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You don’t need to spend more money to eat healthier, you just need to make better plans.  ~ 

MANY people think eating healthy means that they have to spend a lot of money.

But experts say no, anyone who has the will can afford to eat healthy meals.

When it comes to food choices, families with growing children and working parents can often find it difficult to find a healthy lifestyle balance.

Many choose fast food or ready-made meals. They may be a huge time saver but don’t do your wellbeing any good.

Simply understanding which foods to choose to be your family’s best shot at getting good all-round nutrition is the first step in the right direction.

Cheryl Meyer, Kellogg’s Breakfasts for Better Days dietitian, told SunWellbeing that it’s not just about making time for meals, it’s about the foods you choose.

“Over and above simply eating food, the nature of your choices is key. By providing your family with meals that contain high-fibre carbohydrates, lean protein, vegetables, fruits and healthy fats you can help them maintain sustained energy levels needed to make the most of your day,” said Meyer.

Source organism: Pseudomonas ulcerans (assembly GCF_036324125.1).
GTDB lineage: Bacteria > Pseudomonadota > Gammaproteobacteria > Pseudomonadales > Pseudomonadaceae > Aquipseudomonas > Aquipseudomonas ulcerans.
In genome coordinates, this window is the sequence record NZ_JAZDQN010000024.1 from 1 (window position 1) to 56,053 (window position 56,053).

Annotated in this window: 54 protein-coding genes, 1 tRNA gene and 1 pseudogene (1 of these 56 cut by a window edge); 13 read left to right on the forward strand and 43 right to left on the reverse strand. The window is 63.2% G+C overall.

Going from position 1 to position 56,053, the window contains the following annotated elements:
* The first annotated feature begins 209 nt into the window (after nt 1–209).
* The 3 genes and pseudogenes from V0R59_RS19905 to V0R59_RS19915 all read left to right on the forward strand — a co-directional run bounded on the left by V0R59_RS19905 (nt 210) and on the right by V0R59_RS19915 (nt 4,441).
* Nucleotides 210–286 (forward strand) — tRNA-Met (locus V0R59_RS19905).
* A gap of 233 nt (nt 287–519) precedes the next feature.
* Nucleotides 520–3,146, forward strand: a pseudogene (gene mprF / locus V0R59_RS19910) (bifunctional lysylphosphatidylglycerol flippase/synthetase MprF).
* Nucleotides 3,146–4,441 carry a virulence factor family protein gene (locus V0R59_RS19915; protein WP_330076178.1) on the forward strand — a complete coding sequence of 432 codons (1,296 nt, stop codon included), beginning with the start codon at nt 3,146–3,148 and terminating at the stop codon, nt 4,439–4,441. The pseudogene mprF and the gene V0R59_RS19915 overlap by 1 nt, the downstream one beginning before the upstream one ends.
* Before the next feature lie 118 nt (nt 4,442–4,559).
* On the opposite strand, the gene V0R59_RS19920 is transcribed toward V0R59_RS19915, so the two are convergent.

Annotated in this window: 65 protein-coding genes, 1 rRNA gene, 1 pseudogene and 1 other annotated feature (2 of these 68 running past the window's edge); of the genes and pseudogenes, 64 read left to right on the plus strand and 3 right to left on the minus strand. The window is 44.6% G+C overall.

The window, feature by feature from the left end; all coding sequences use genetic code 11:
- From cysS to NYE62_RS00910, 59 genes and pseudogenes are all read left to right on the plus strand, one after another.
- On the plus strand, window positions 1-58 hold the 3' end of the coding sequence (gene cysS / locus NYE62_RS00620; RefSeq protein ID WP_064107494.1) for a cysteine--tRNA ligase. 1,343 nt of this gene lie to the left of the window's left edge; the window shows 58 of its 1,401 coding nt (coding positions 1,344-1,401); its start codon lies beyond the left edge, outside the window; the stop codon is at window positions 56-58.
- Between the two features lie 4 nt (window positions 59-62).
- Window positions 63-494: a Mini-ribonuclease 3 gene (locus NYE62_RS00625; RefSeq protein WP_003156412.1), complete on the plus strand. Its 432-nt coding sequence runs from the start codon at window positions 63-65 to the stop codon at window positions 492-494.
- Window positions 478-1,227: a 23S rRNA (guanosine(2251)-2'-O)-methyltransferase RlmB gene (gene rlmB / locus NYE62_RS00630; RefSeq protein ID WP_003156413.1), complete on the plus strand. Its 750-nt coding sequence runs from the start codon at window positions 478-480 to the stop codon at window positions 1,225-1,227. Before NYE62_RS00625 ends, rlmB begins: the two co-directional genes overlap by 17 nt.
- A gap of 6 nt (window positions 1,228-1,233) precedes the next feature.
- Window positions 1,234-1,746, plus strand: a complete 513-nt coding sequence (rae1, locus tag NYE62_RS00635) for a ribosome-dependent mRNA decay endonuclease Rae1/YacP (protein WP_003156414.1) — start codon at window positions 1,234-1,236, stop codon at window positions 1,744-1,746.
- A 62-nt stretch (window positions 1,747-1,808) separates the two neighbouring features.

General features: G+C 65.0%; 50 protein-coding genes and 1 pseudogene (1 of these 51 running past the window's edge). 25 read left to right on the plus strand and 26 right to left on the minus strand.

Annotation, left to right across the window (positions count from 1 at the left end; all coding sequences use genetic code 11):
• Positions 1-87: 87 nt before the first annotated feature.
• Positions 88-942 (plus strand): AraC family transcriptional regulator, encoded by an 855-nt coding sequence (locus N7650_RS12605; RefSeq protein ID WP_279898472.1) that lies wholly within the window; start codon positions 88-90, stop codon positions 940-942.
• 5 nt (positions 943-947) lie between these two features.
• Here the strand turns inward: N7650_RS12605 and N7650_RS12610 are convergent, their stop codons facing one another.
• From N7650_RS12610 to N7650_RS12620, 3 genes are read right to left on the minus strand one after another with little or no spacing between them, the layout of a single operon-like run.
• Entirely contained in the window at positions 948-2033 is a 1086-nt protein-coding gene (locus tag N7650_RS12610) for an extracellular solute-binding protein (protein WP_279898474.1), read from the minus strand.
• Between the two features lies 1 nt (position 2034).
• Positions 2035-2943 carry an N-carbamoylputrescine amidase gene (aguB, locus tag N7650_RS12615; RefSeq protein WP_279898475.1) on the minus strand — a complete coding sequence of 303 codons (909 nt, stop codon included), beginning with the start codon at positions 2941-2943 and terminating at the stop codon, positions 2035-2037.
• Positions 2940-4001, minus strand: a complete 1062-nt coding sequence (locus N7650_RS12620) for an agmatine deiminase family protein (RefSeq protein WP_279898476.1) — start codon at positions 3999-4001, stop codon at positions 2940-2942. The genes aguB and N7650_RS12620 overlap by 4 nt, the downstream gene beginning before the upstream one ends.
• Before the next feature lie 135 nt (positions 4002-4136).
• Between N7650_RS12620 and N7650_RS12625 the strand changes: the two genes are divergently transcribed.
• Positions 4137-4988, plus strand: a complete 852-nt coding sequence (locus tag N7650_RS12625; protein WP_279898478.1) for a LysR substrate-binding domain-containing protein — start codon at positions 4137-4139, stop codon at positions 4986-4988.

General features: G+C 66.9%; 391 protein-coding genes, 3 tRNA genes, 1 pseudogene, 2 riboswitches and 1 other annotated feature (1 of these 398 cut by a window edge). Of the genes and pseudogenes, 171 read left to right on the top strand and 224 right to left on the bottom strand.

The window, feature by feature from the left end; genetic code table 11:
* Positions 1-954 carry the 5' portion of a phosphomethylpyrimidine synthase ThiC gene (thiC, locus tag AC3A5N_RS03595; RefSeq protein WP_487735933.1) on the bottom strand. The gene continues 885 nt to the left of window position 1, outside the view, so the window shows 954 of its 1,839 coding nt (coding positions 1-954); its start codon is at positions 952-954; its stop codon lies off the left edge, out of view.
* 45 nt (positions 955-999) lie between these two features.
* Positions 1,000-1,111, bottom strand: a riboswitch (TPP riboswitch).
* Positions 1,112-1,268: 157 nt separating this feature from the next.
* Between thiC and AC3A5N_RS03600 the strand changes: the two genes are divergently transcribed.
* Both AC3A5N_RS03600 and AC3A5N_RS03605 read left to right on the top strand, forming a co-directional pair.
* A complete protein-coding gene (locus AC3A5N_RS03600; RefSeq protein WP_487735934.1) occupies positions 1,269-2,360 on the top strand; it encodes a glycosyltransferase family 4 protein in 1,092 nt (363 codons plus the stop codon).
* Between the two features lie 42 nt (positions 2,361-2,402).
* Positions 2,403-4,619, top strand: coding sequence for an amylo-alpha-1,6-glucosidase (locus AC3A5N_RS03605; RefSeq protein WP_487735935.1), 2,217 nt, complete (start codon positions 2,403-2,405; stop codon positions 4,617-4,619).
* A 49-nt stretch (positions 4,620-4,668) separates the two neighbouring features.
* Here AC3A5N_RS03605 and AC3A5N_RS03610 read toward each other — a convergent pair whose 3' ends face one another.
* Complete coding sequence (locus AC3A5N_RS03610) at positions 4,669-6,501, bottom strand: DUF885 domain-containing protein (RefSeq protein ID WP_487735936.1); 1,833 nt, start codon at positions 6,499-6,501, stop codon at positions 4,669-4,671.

Here are her top five tips to keep the whole family and your bank account healthy.

Plan ahead of time

Planning ahead of time means you are less likely to overspend on snacks and quick options or overeat as a family.

A plan means you can make sure your child is getting all the nutrients they need through a variety of vegetables, fruits, proteins, starch and healthy fats.

Better breakfasts

Making time for breakfast should be a priority.

Having a balanced breakfast like a bowl of cereal and milk can make sure you are getting many of the vital vitamins your family needs including iron, vitamin A and protein.

Eat your “five a day”

Aim to include plenty of vegetables and fruit during the day.

These can accompany your morning cereal, provide a snack throughout the day and give the perfect added extra to evening meals. Incorporate fruit and vegetables in your diet that cover a spectrum of different colours.

Limit sugar and salt

Try and limit your intake of artificial sugars or added sugar to meals. If you are looking for a little extra flavour, use natural herbs and spices during food preparation rather than adding salt and sugar.

Help growth

Proteins are vital for muscle repair and growth. If your budget is a little tight, serve meat less often opting instead for beans and other legumes, fish or chicken. Legumes like split peas, lentils and dry beans are also a great way to make a meat dish go meal a further, by bulking up your meal and increasing your fibre intake.

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